Meaning: “to heal”
The name is derived from the Greek ιασθαι (iasthai) meaning, “to heal.” In Greek mythology, the name was borne by one of the more important mythical heros. According to legend, Jason was the leader of the Argonauts and went on a long search for the Golden Fleece. He was later connected with the tragedy of Medea, (a sorceress and also his wife), when she tragically murdered their children in revenge of his unfaithfulness to her. He makes an appearance in both the epic poem, Argonautica and the play Medea. In Slovenian folklore, he is also attributed as the founder of Ljubljana.
The name also appears in the New Testament as the name of a man who sheltered Paul and Silas, (Acts 17:5–9; Romans 16:21).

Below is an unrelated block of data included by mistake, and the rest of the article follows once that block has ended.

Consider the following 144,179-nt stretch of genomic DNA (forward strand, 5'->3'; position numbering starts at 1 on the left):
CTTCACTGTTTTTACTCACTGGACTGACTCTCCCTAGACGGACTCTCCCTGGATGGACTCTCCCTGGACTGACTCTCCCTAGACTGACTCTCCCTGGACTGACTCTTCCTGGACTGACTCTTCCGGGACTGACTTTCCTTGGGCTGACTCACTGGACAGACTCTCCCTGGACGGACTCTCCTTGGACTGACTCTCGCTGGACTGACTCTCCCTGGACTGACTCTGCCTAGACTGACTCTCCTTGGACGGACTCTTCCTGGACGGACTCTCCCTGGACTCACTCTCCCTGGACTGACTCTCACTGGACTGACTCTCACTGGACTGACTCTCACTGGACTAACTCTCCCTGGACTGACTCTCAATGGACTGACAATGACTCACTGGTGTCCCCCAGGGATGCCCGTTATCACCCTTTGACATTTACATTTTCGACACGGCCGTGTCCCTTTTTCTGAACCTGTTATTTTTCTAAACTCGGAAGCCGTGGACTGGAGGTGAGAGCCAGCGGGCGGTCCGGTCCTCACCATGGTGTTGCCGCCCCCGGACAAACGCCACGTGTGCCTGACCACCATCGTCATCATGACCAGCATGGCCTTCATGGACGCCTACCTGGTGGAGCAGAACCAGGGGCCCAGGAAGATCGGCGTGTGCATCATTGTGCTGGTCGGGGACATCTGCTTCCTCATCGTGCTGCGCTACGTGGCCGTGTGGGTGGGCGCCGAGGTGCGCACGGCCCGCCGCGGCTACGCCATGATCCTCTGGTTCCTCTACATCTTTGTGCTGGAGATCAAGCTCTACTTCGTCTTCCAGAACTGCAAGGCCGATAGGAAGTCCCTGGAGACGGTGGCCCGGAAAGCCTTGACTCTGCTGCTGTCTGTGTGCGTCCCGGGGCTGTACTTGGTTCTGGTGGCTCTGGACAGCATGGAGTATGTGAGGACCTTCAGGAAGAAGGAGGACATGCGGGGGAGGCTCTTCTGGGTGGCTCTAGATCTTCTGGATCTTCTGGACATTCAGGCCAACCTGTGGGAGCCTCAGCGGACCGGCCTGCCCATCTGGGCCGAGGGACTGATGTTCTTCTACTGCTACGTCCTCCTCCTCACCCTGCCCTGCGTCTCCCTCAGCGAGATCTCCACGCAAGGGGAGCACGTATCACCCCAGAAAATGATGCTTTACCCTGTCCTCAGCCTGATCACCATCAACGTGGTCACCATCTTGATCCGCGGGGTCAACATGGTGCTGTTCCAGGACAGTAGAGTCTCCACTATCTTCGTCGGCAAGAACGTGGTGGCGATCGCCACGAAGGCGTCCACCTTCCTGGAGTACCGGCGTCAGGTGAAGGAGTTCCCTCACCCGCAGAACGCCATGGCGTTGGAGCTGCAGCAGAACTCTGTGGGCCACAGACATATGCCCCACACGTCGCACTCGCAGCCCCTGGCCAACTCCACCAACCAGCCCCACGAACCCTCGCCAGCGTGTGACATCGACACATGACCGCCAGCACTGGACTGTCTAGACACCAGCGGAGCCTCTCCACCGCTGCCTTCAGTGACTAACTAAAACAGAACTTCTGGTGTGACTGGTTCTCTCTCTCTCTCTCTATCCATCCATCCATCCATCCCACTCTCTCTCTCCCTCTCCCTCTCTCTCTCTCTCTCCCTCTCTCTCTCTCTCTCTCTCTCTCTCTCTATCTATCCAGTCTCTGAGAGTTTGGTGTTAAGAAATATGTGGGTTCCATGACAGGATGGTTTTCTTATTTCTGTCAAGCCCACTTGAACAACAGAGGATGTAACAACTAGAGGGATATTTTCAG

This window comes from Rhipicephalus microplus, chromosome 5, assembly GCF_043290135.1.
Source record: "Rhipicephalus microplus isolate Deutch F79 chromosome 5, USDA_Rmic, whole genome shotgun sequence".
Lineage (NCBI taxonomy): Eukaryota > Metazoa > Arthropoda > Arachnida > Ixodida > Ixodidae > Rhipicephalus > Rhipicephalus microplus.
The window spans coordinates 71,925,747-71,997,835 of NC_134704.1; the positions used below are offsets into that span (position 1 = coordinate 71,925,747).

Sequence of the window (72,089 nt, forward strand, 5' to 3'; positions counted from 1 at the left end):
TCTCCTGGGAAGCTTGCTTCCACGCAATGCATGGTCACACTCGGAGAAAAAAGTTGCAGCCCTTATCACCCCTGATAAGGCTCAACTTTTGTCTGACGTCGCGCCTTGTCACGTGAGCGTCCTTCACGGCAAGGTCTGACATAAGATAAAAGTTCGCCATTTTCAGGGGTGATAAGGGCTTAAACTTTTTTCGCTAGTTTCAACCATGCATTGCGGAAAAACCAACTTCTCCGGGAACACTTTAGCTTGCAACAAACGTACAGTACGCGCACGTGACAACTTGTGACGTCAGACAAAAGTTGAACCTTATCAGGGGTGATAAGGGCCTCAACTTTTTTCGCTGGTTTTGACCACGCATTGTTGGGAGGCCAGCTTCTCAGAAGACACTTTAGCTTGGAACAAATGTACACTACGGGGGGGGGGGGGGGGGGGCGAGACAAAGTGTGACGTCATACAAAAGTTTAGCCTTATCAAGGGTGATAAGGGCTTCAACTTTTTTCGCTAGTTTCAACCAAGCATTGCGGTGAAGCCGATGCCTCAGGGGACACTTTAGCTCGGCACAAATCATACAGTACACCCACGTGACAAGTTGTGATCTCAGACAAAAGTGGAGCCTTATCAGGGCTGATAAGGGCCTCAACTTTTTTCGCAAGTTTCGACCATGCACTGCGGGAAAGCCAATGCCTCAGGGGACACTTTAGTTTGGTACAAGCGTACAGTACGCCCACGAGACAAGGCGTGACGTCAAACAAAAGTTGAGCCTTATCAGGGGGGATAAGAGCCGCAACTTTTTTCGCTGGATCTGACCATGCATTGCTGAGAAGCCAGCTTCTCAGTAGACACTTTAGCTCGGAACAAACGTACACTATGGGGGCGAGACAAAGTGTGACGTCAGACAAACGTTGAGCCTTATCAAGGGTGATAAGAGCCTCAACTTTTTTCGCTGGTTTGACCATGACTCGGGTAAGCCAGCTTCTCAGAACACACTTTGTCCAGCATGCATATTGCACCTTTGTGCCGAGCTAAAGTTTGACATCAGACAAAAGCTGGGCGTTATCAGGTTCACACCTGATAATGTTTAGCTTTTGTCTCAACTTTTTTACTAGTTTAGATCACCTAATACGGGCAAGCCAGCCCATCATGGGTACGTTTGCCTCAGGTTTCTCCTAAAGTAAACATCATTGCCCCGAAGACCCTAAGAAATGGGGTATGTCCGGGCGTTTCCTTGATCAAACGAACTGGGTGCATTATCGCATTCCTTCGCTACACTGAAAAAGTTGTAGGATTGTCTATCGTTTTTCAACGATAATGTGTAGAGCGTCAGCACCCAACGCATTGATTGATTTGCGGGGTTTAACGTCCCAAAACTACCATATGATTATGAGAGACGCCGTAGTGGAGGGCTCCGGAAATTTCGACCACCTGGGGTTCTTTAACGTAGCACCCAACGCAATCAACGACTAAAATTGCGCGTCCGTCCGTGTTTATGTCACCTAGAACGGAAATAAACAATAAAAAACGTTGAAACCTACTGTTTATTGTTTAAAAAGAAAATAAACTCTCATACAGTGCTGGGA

The name has been popular in the English-speaking world since the Renaissance. Currently, he is the 60th most popular male name in the United States, (2008). Between 1974 and 1978, he ranked as high as # 2. His popularity in other countries is as follows:
- # 80 (Canada, B.C., 2008)
- #93 (the Netherlands, 2009)
Other forms of the name include:
- Jasó (Catalan)
- Jazon Јасон (Croatian/Polish/Serbian/Slovene)
- Iásón (Czech)
- Jason Ясо́н (Danish/Dutch/English/German/French/Icelandic/Norwegian/Russian/Swedish/Ukrainian)
- Iason Ιασων (Finnish/German/Greek: Ancient/Biblical/Romanian)
- Xasón (Galician: shah-SONE)
- Iasoni იასონი (Georgian)
- Iaszón (Hungarian)
- Giasone (Italian)
- Jasonas (Lithuanian)
- Jasão (Portuguese)
- Giasuni (Sicilian)
- Jasón (Spanish)
- İason (Turkish)
The designated name-day is July 12 (France).
A common English short form is Jay.
- Bulfinch’s Mythology, Medea and Aeson.
- Publius Ovidius Naso. Metamorphoses